- Movie Name:Chehre
- Critics Rating: 2 / 5
- Release Date: August 27, 2021
- Director: Rumi Jaffry
- Genre: Mystery Thriller
Amitabh Bachchan in a courtroom drama with the addition of Emraan Hashmi instantly makes up for an illustrious Bollywood poster. It's only natural to have high expectations with the project. But before you aim too high with Chehre; cautionary warning: Hold your horses. Rumi Jafry directorial might not exactly be able to tame your anticipation.
The plot of Chehre follows a group of four old men from the judiciary -- Amitabh Bachchan, Anu Kapoor, Dhritiman Chatterjee and Raghubir Yadav -- with a penchant for solving crimes. But they have an unusual approach to it. These retired men conduct a 'fictitious' mock trial of the court proceedings to pass their time and execute the guilty. There's a condition to it too, one cannot quit it until the judge has given his judgement. One morning, their monotonous routine brightens up when due to some unforeseen weather state, Emraan Hashmi ends up at their doorstep. After some awkward conversation and drinking sessions, he's lured in to take part in their game.
As Hashmi becomes their 'mulzim', Bachchan takes up the charge of a public prosecutor and Anu Kapoor suits himself as the defence lawyer. Dhritiman Chatterjee becomes their judge and Raghubir Yadav is the executioner. Rhea Chakraborty, on the other hand, is their house help Anna, who's also a brilliant painter.
Going by the premise, Chehre was guaranteed to be a promising thriller with a pinch of drama, after all, it has an impressive cast to its credit too. Although how worn-out, sore and inefficient the story turns out to be is the biggest surprise here. Unappetizingly dull, sadly this thriller cum courtroom drama is neither competent enough to instil adequate tension to make its runtime bearable, nor it is captivating enough to execute any of its twists amazingly or surprisingly (if there were any in the first place). Aside from its very capable cast, all of whom have done many, many great films, there’s hardly anything to make this movie worth your time.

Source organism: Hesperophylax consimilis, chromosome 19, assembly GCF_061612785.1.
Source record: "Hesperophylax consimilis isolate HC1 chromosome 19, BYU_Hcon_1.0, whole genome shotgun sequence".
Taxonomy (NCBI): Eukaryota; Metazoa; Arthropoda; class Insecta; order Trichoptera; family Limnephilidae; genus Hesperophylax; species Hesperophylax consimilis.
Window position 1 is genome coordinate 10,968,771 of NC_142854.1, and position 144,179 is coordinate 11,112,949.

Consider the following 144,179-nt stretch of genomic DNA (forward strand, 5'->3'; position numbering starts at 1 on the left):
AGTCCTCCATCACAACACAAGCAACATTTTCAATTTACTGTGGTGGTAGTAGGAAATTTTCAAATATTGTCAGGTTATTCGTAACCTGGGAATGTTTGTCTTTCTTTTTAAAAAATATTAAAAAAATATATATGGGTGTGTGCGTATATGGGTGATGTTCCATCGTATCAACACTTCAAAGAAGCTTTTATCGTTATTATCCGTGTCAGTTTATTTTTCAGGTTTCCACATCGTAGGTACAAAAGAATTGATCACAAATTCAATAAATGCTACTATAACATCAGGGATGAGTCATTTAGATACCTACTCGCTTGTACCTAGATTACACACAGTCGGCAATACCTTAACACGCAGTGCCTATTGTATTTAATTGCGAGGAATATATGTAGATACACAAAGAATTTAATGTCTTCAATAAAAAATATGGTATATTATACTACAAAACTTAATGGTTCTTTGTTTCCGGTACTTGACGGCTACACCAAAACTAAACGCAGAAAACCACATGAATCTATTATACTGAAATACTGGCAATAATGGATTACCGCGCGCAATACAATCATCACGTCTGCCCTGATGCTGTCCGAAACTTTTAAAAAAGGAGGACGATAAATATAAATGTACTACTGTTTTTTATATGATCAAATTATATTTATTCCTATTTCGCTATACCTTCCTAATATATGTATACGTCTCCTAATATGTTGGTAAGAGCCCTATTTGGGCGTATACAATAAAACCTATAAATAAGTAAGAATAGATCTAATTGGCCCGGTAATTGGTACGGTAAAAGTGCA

The first half is a stretched conversation of the four men without the slightest hint of confrontation. None of the characters you see on the screen is convincing even in the most trivial situations. The whole setup is kind of bizarre too. Immediately from the inception when Emraan meets Anu on a snow-covered lane of a deserted hill to seemingly establishing a whodunit about a murder mystery is dauntingly dull. There’s not a driblet of suspense in the film, only a series of tedious twists (without a skip button). Even the film’s snowy setting can’t tip off any scheme into the proceedings.
It gets sounder in the second half though. As the supporting cast raises a makeshift courtroom in the living room, one gets that eerie sense of something suspicious ahead. Pulling some cinematic strings, the makers try to entice the audience by proposing the principal crisis from multiple viewpoints, giving their viewers new hints with each replay. At this point, they also try vigorously to pull the film into the genre of a thriller but mystery is categorically not something in Chehre's wheelhouse.
The only saving grace in the film is its star cast. The experience that Bachchan and Kapoor bring to the table is palpable. They seize your attention giving some dramatic depth to the milieu. Even though Emraan has a terribly underwritten role he doesn't disappoint. Rhea and Krstyle D'Souza too manage to grip their scenes and Raghubir forces you to smile during this mess.
The high point in the film is Mr Bachchan's monologue. It reminds you of his powerful performance in the brilliant courtroom drama Pink. Given how proficient he is with his monologues, his 20-minute long speech here is one of the film's high points. It is powerful and brings back painful memories of some horrendous crimes in the country. However, after a few minutes, it feels out-of-context and fails to repeat that Pink moment. The setting of the "game" and the preachy-ness of the film dims it down.
Chehre has noble intentions with a visible motive of making a social commentary on lawlessness, judiciary proceedings and life in general, but it exhausts itself early on. Even a better-than-average cast isn’t sufficient to hold Chehre from tumbling over its faulty storyline. With a stellar star cast and some anticipation with Rhea's appearance in the film, it had the brevity to pull the audience, but what it doesn’t have is a tangible structure to last an hour, let alone a runtime of over 120 minutes.